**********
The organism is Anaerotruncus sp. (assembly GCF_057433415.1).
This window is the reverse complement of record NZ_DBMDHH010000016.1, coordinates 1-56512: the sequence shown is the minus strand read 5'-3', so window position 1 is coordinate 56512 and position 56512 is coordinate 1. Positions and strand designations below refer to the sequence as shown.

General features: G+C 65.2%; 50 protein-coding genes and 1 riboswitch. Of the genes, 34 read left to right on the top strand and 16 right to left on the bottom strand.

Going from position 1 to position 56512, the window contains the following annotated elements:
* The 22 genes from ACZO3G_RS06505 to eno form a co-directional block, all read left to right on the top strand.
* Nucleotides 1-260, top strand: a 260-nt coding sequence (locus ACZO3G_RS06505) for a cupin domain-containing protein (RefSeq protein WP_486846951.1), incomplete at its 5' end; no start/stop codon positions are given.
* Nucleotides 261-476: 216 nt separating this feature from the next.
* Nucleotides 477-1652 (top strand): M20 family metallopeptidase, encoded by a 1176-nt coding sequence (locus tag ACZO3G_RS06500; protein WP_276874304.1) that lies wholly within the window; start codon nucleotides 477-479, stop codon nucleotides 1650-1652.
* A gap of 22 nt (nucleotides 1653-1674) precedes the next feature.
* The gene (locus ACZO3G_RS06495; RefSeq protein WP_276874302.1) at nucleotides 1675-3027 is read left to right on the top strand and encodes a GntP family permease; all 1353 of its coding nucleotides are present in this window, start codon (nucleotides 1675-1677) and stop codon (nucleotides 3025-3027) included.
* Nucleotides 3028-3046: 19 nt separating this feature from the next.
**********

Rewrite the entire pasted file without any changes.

The organism is Anaerotruncus sp. (assembly GCF_057433415.1).
This window is the reverse complement of record NZ_DBMDHH010000016.1, coordinates 1-56512: the sequence shown is the minus strand read 5'-3', so window position 1 is coordinate 56512 and position 56512 is coordinate 1. Positions and strand designations below refer to the sequence as shown.

General features: G+C 65.2%; 50 protein-coding genes and 1 riboswitch. Of the genes, 34 read left to right on the top strand and 16 right to left on the bottom strand.

Going from position 1 to position 56512, the window contains the following annotated elements:
* The 22 genes from ACZO3G_RS06505 to eno form a co-directional block, all read left to right on the top strand.
* Nucleotides 1-260, top strand: a 260-nt coding sequence (locus ACZO3G_RS06505) for a cupin domain-containing protein (RefSeq protein WP_486846951.1), incomplete at its 5' end; no start/stop codon positions are given.
* Nucleotides 261-476: 216 nt separating this feature from the next.
* Nucleotides 477-1652 (top strand): M20 family metallopeptidase, encoded by a 1176-nt coding sequence (locus tag ACZO3G_RS06500; protein WP_276874304.1) that lies wholly within the window; start codon nucleotides 477-479, stop codon nucleotides 1650-1652.
* A gap of 22 nt (nucleotides 1653-1674) precedes the next feature.
* The gene (locus ACZO3G_RS06495; RefSeq protein WP_276874302.1) at nucleotides 1675-3027 is read left to right on the top strand and encodes a GntP family permease; all 1353 of its coding nucleotides are present in this window, start codon (nucleotides 1675-1677) and stop codon (nucleotides 3025-3027) included.
* Nucleotides 3028-3046: 19 nt separating this feature from the next.